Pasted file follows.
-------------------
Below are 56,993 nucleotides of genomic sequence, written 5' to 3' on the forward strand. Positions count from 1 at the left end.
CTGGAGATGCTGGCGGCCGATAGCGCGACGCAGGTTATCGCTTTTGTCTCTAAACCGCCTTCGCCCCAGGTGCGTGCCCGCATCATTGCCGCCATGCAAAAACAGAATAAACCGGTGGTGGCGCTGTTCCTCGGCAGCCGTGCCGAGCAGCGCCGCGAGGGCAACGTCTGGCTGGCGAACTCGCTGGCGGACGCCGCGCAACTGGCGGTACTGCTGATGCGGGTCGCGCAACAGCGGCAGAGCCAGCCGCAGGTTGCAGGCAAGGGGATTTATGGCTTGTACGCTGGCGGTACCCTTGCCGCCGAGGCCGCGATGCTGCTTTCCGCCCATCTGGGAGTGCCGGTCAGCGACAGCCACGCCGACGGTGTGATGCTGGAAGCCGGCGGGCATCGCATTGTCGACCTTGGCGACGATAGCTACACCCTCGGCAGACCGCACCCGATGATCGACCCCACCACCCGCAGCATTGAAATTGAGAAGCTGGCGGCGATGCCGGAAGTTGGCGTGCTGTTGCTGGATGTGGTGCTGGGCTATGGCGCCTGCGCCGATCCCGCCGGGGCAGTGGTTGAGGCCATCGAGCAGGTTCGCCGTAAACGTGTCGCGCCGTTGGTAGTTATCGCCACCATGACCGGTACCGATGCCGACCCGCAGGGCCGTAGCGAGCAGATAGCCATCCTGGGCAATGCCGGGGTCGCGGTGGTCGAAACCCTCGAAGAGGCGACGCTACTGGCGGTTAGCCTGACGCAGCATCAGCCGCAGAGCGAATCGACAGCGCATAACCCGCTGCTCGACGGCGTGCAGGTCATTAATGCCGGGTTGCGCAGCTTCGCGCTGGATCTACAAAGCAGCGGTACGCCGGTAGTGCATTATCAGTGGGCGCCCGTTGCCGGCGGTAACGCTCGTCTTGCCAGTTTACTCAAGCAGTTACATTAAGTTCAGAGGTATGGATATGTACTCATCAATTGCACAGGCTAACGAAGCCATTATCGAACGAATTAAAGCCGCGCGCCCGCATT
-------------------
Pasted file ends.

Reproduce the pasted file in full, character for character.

Below are 56,993 nucleotides of genomic sequence, written 5' to 3' on the forward strand. Positions count from 1 at the left end.
CTGGAGATGCTGGCGGCCGATAGCGCGACGCAGGTTATCGCTTTTGTCTCTAAACCGCCTTCGCCCCAGGTGCGTGCCCGCATCATTGCCGCCATGCAAAAACAGAATAAACCGGTGGTGGCGCTGTTCCTCGGCAGCCGTGCCGAGCAGCGCCGCGAGGGCAACGTCTGGCTGGCGAACTCGCTGGCGGACGCCGCGCAACTGGCGGTACTGCTGATGCGGGTCGCGCAACAGCGGCAGAGCCAGCCGCAGGTTGCAGGCAAGGGGATTTATGGCTTGTACGCTGGCGGTACCCTTGCCGCCGAGGCCGCGATGCTGCTTTCCGCCCATCTGGGAGTGCCGGTCAGCGACAGCCACGCCGACGGTGTGATGCTGGAAGCCGGCGGGCATCGCATTGTCGACCTTGGCGACGATAGCTACACCCTCGGCAGACCGCACCCGATGATCGACCCCACCACCCGCAGCATTGAAATTGAGAAGCTGGCGGCGATGCCGGAAGTTGGCGTGCTGTTGCTGGATGTGGTGCTGGGCTATGGCGCCTGCGCCGATCCCGCCGGGGCAGTGGTTGAGGCCATCGAGCAGGTTCGCCGTAAACGTGTCGCGCCGTTGGTAGTTATCGCCACCATGACCGGTACCGATGCCGACCCGCAGGGCCGTAGCGAGCAGATAGCCATCCTGGGCAATGCCGGGGTCGCGGTGGTCGAAACCCTCGAAGAGGCGACGCTACTGGCGGTTAGCCTGACGCAGCATCAGCCGCAGAGCGAATCGACAGCGCATAACCCGCTGCTCGACGGCGTGCAGGTCATTAATGCCGGGTTGCGCAGCTTCGCGCTGGATCTACAAAGCAGCGGTACGCCGGTAGTGCATTATCAGTGGGCGCCCGTTGCCGGCGGTAACGCTCGTCTTGCCAGTTTACTCAAGCAGTTACATTAAGTTCAGAGGTATGGATATGTACTCATCAATTGCACAGGCTAACGAAGCCATTATCGAACGAATTAAAGCCGCGCGCCCGCATT